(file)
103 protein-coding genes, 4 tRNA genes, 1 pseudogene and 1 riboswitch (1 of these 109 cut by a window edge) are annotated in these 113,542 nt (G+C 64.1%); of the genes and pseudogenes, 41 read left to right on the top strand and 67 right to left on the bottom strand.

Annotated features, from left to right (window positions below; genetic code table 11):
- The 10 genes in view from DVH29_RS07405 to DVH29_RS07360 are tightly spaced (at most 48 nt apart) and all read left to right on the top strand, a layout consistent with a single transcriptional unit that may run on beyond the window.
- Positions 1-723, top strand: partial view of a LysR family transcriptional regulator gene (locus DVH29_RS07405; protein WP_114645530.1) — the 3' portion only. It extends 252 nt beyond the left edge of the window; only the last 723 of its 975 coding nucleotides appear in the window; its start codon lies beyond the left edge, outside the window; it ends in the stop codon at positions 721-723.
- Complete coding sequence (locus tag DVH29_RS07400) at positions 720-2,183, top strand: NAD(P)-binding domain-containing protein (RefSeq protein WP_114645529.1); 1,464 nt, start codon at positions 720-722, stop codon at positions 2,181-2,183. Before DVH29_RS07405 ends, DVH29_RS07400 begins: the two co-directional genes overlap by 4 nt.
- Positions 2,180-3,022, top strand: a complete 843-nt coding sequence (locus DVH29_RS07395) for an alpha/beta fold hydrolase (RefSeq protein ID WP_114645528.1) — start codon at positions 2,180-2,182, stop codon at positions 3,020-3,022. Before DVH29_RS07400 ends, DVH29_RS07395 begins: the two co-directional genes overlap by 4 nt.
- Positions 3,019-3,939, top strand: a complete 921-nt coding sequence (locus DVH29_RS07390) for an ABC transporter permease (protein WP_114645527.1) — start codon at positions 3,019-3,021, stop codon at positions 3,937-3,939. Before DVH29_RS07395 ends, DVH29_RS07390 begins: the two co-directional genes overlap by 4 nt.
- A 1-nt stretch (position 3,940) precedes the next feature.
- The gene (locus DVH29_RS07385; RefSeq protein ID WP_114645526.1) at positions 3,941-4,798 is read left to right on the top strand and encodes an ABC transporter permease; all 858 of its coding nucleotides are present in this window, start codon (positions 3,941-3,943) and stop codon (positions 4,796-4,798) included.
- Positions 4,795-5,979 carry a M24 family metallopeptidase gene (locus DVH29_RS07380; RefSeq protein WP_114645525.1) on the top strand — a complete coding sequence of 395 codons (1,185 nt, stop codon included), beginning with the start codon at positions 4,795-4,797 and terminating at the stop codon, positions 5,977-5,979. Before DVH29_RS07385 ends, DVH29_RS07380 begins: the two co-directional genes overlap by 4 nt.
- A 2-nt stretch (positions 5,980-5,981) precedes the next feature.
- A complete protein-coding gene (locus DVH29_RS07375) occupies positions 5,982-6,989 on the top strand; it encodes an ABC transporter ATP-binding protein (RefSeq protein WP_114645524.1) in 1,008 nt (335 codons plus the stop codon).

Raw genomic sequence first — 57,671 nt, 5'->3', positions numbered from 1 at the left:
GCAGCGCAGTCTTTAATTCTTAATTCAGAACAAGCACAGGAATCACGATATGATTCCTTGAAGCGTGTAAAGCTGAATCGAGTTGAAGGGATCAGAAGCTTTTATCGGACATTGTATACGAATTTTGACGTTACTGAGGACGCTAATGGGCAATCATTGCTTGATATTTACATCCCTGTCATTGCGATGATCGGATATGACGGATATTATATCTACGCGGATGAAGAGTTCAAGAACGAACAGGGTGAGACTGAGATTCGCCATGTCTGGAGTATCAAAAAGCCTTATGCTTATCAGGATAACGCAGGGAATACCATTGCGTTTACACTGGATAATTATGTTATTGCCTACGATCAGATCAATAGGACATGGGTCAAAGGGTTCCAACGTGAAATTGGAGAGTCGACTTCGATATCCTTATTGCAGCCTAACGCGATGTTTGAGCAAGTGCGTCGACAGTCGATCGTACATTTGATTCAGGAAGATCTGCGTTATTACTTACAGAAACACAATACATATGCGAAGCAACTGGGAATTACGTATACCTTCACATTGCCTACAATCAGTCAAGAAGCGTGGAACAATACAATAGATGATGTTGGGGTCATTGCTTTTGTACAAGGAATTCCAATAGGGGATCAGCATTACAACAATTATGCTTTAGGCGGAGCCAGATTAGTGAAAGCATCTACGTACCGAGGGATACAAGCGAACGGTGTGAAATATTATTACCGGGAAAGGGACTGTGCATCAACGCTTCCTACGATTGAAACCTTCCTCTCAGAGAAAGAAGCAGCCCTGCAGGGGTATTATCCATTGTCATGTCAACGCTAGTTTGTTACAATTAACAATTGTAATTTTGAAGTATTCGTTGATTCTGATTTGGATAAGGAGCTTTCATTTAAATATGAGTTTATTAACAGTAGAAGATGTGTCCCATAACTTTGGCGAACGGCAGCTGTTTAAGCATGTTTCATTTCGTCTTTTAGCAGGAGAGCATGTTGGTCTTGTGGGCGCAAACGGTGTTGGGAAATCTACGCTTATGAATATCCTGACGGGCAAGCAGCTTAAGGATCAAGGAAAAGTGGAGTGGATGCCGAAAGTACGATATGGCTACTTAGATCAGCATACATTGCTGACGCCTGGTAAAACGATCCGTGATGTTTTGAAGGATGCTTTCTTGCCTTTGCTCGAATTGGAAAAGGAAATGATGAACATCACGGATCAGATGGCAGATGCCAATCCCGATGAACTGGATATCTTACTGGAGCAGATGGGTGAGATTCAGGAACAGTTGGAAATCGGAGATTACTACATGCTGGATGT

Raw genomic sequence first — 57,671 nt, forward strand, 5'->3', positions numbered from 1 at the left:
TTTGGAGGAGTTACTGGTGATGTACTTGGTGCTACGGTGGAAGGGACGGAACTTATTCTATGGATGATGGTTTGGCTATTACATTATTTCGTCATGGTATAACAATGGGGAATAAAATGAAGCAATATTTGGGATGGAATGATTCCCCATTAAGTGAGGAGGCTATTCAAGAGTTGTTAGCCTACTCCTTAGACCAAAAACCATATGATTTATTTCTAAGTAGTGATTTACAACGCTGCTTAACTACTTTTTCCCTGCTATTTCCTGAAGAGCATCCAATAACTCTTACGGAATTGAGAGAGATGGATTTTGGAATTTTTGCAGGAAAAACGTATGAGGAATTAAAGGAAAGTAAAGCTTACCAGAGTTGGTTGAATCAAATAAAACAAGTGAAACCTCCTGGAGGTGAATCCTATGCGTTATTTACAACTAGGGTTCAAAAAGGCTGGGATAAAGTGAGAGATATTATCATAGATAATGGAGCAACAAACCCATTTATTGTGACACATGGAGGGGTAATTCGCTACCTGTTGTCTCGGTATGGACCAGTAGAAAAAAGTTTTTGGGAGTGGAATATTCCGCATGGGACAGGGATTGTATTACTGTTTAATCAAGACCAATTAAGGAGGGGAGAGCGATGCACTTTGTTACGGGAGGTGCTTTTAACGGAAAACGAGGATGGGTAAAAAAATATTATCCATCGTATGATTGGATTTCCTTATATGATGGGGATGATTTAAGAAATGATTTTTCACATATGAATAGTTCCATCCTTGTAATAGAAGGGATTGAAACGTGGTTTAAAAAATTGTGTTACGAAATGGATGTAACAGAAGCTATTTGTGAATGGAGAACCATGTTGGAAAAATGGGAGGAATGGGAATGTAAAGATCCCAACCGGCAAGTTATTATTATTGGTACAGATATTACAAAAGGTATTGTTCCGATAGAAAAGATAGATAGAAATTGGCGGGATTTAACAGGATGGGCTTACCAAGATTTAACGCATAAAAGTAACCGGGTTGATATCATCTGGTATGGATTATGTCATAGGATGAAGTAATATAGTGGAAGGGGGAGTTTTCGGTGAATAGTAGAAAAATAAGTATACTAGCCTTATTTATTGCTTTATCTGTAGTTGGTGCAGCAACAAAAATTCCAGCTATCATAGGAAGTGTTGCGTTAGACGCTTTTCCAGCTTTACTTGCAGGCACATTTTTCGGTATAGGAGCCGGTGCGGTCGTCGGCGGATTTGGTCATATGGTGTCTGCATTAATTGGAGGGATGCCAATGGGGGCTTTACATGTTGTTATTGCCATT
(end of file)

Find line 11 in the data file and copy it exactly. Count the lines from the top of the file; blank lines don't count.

- A 2-nt stretch (positions 5,980-5,981) precedes the next feature.